Review finds efforts to tackle Norfolk’s NHS demand crisis have been ‘fire-fighting’ but ‘now moving in the right direction’

Patricia Hewitt. Byline: Sonya DuncanCopyright: Archant 2018

Patricia Hewitt. Byline: Sonya DuncanCopyright: Archant 2018 - Credit: Sonya Duncan

A £500,000 review has revealed efforts to stem demand in Norfolk's NHS has been 'fire-fighting', improvements were 'starting from behind' and a lack of social care means patients stay in hospital eight days longer than necessary.

Norfolk and Waveney's Sustainability and Transformation Partnership (STP) commissioned Boston Consulting Group to look into the area's health service to see what needed to be done to keep it afloat.

And the report was presented to the Joint Strategic Commissioning Committee of the five NHS Clinical Commissioning Groups (CCGs) on Tuesday.

It found:

• If nothing was done an extra 500 hospital beds would be needed in the county, but even if suggested measures were put in place 140 more would still be required.

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• Primary care was working at capacity, with the GP workforce shrinking.

• Community services could not meet demand, neither could social care and care homes.

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• And there were serious financial worries with a £95m deficit expected for 2018/19 across all health organisations.

The report said: 'Whilst much work has been done in recent years to address the capacity shortfalls this has largely been fire-fighting with little strategic thinking on how we can address the issues in the longer term across the whole system.'

Therefore a new demand and capacity team had been set up to try and tackle the issues.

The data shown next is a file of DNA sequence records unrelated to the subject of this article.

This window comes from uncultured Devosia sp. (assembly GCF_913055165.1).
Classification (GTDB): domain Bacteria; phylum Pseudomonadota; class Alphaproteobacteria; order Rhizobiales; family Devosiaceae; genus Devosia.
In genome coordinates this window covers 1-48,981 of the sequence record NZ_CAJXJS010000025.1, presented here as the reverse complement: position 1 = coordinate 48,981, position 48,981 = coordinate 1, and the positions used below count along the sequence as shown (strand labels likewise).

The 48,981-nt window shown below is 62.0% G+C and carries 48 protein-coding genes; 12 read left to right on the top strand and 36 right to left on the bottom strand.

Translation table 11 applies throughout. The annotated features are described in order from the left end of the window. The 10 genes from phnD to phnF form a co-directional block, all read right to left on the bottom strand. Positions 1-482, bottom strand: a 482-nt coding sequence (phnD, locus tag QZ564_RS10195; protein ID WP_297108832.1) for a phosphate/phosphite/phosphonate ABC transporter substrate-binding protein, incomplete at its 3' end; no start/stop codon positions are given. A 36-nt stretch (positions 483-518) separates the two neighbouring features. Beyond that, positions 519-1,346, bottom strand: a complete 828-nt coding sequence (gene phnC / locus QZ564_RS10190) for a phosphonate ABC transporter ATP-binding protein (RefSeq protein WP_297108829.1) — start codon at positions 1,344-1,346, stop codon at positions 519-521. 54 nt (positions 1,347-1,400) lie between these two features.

The report did have some positives, including joint working meaning the organisations were 'now moving in the right direction', but there was still much work to be done.

And while a spokesman for the STP said many of the conclusions were already known, it was the 'first time the health and care system in Norfolk and Waveney has undertaken such a significant and detailed piece of work'.

The report said the Queen Elizabeth Hospital (QEH), in King's Lynn, had an 'abnormally high temporary staffing burden', while the Norfolk and Norwich University Hospital (NNUH) was 'carrying a significant PFI cost contributing to a structural financial deficit'.

Patients at the QEH and the James Paget University Hospital (JPUH) in Gorleston were staying in hospital for an average of eight days after they were medically fit to go home, but there was not enough community or social care in place.

'All acutes are at or over capacity today,' the report said, with 170 medically fit patients in the three hospitals at any one time.

But the report writers said the issues could not simply be addressed by one provider, and organisations would have to work together.

It includes the launch of 20 new primary care networks. There is already one up and running in Norwich, the OneNorwich partnership, where GP practices work together.

But this was set to be expanded to include things such as mental health support, social workers, and voluntary groups, to provide more support.

The aim is for GP practices within each network to work in partnership with each other and other professionals in community and social care to deliver care that is more joined up and delivered closer to home. And it was thought A&E attendances could be reduced by 20pc with better primary care, as well as emergency admissions dropping by 3pc.

Plus £13m could be saved by ensuring patients who no longer need to be in hospital are moved on.

The independent chairman of the Norfolk and Waveney STP, Patricia Hewitt, said: 'This comprehensive report shows that we have a real opportunity to transform the way the NHS works by strengthening GP practices, integrating community services, mental health and social care around the patient and reducing waste and duplication across the system.

'That way we can keep people safe and well at home, reduce emergency admissions and ensure our three acute hospitals focus on the patients who can only be treated in hospital. We can improve services for the people of Norfolk and Waveney and we can make the whole system sustainable.'

Norfolk and Waveney's health and care organisations are discussing further what the most essential priorities are and will plan what steps need to be taken.

• To read the report visit

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